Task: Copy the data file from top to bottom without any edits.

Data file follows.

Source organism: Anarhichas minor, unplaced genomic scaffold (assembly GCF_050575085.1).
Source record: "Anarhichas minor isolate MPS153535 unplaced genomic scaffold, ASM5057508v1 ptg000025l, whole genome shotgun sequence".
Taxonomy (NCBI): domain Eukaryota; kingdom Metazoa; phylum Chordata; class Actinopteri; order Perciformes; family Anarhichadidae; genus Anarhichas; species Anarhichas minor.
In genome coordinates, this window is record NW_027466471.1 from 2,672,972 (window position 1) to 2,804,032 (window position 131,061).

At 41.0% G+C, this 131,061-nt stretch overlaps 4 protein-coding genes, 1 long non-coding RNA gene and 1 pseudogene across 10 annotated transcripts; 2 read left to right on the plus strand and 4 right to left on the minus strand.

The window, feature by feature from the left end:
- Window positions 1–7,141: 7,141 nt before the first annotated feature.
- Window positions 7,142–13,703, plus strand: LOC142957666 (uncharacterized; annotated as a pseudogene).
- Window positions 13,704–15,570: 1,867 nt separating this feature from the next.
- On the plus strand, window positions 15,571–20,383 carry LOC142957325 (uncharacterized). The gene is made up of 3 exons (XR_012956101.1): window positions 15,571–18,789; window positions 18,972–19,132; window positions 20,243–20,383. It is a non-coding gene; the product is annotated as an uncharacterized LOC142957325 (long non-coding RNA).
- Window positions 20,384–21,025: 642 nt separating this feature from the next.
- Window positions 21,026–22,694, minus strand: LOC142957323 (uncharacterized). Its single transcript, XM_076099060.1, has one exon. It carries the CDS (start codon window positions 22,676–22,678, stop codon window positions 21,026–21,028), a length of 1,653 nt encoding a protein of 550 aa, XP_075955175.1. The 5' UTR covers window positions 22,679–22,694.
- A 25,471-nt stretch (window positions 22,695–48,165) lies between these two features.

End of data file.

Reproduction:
Source organism: Anarhichas minor, unplaced genomic scaffold (assembly GCF_050575085.1).
Source record: "Anarhichas minor isolate MPS153535 unplaced genomic scaffold, ASM5057508v1 ptg000025l, whole genome shotgun sequence".
Taxonomy (NCBI): domain Eukaryota; kingdom Metazoa; phylum Chordata; class Actinopteri; order Perciformes; family Anarhichadidae; genus Anarhichas; species Anarhichas minor.
In genome coordinates, this window is record NW_027466471.1 from 2,672,972 (window position 1) to 2,804,032 (window position 131,061).

At 41.0% G+C, this 131,061-nt stretch overlaps 4 protein-coding genes, 1 long non-coding RNA gene and 1 pseudogene across 10 annotated transcripts; 2 read left to right on the plus strand and 4 right to left on the minus strand.

The window, feature by feature from the left end:
- Window positions 1–7,141: 7,141 nt before the first annotated feature.
- Window positions 7,142–13,703, plus strand: LOC142957666 (uncharacterized; annotated as a pseudogene).
- Window positions 13,704–15,570: 1,867 nt separating this feature from the next.
- On the plus strand, window positions 15,571–20,383 carry LOC142957325 (uncharacterized). The gene is made up of 3 exons (XR_012956101.1): window positions 15,571–18,789; window positions 18,972–19,132; window positions 20,243–20,383. It is a non-coding gene; the product is annotated as an uncharacterized LOC142957325 (long non-coding RNA).
- Window positions 20,384–21,025: 642 nt separating this feature from the next.
- Window positions 21,026–22,694, minus strand: LOC142957323 (uncharacterized). Its single transcript, XM_076099060.1, has one exon. It carries the CDS (start codon window positions 22,676–22,678, stop codon window positions 21,026–21,028), a length of 1,653 nt encoding a protein of 550 aa, XP_075955175.1. The 5' UTR covers window positions 22,679–22,694.
- A 25,471-nt stretch (window positions 22,695–48,165) lies between these two features.